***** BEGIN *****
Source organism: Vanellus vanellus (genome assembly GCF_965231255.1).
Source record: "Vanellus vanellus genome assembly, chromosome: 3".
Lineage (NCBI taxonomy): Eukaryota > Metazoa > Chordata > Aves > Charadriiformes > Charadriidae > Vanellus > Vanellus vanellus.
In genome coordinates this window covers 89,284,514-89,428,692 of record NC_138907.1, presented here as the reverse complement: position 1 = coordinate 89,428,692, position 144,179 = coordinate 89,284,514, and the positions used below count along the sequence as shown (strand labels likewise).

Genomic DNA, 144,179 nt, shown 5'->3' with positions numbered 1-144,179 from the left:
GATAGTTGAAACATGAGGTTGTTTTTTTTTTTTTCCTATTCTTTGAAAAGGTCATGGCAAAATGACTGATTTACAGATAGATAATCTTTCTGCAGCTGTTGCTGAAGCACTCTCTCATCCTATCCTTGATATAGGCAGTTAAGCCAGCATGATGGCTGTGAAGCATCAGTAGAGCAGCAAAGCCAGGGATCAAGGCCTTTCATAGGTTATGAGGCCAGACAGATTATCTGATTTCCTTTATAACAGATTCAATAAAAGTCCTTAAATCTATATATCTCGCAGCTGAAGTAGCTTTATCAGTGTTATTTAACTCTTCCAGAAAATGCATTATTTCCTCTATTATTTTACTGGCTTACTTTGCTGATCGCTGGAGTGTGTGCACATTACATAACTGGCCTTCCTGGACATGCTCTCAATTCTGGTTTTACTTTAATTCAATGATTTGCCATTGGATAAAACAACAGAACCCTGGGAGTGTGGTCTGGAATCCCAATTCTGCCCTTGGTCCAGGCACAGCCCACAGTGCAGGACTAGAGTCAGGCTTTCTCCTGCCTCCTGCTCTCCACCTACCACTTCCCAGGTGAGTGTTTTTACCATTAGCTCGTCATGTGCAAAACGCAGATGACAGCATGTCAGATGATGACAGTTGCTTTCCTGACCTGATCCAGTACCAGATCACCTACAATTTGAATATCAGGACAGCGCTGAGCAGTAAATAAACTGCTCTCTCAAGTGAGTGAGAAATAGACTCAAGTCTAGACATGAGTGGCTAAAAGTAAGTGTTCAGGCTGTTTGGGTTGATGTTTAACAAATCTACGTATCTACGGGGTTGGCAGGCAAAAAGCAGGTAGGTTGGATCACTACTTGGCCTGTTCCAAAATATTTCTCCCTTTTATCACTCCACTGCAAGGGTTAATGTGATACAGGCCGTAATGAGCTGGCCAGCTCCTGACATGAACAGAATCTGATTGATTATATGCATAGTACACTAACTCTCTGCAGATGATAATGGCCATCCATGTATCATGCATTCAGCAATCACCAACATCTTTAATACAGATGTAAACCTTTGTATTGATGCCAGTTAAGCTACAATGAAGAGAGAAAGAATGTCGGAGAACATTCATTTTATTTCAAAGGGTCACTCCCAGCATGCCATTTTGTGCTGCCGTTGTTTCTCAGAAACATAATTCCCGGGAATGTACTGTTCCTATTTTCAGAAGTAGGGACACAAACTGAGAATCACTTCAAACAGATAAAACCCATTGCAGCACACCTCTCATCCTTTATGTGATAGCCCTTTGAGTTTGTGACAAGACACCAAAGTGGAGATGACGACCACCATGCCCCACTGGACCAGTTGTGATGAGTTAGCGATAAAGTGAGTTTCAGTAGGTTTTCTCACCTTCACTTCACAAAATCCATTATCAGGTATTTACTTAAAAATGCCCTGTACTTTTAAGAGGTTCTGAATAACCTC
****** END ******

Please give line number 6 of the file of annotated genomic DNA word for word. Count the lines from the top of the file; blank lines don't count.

GATAGTTGAAACATGAGGTTGTTTTTTTTTTTTTCCTATTCTTTGAAAAGGTCATGGCAAAATGACTGATTTACAGATAGATAATCTTTCTGCAGCTGTTGCTGAAGCACTCTCTCATCCTATCCTTGATATAGGCAGTTAAGCCAGCATGATGGCTGTGAAGCATCAGTAGAGCAGCAAAGCCAGGGATCAAGGCCTTTCATAGGTTATGAGGCCAGACAGATTATCTGATTTCCTTTATAACAGATTCAATAAAAGTCCTTAAATCTATATATCTCGCAGCTGAAGTAGCTTTATCAGTGTTATTTAACTCTTCCAGAAAATGCATTATTTCCTCTATTATTTTACTGGCTTACTTTGCTGATCGCTGGAGTGTGTGCACATTACATAACTGGCCTTCCTGGACATGCTCTCAATTCTGGTTTTACTTTAATTCAATGATTTGCCATTGGATAAAACAACAGAACCCTGGGAGTGTGGTCTGGAATCCCAATTCTGCCCTTGGTCCAGGCACAGCCCACAGTGCAGGACTAGAGTCAGGCTTTCTCCTGCCTCCTGCTCTCCACCTACCACTTCCCAGGTGAGTGTTTTTACCATTAGCTCGTCATGTGCAAAACGCAGATGACAGCATGTCAGATGATGACAGTTGCTTTCCTGACCTGATCCAGTACCAGATCACCTACAATTTGAATATCAGGACAGCGCTGAGCAGTAAATAAACTGCTCTCTCAAGTGAGTGAGAAATAGACTCAAGTCTAGACATGAGTGGCTAAAAGTAAGTGTTCAGGCTGTTTGGGTTGATGTTTAACAAATCTACGTATCTACGGGGTTGGCAGGCAAAAAGCAGGTAGGTTGGATCACTACTTGGCCTGTTCCAAAATATTTCTCCCTTTTATCACTCCACTGCAAGGGTTAATGTGATACAGGCCGTAATGAGCTGGCCAGCTCCTGACATGAACAGAATCTGATTGATTATATGCATAGTACACTAACTCTCTGCAGATGATAATGGCCATCCATGTATCATGCATTCAGCAATCACCAACATCTTTAATACAGATGTAAACCTTTGTATTGATGCCAGTTAAGCTACAATGAAGAGAGAAAGAATGTCGGAGAACATTCATTTTATTTCAAAGGGTCACTCCCAGCATGCCATTTTGTGCTGCCGTTGTTTCTCAGAAACATAATTCCCGGGAATGTACTGTTCCTATTTTCAGAAGTAGGGACACAAACTGAGAATCACTTCAAACAGATAAAACCCATTGCAGCACACCTCTCATCCTTTATGTGATAGCCCTTTGAGTTTGTGACAAGACACCAAAGTGGAGATGACGACCACCATGCCCCACTGGACCAGTTGTGATGAGTTAGCGATAAAGTGAGTTTCAGTAGGTTTTCTCACCTTCACTTCACAAAATCCATTATCAGGTATTTACTTAAAAATGCCCTGTACTTTTAAGAGGTTCTGAATAACCTC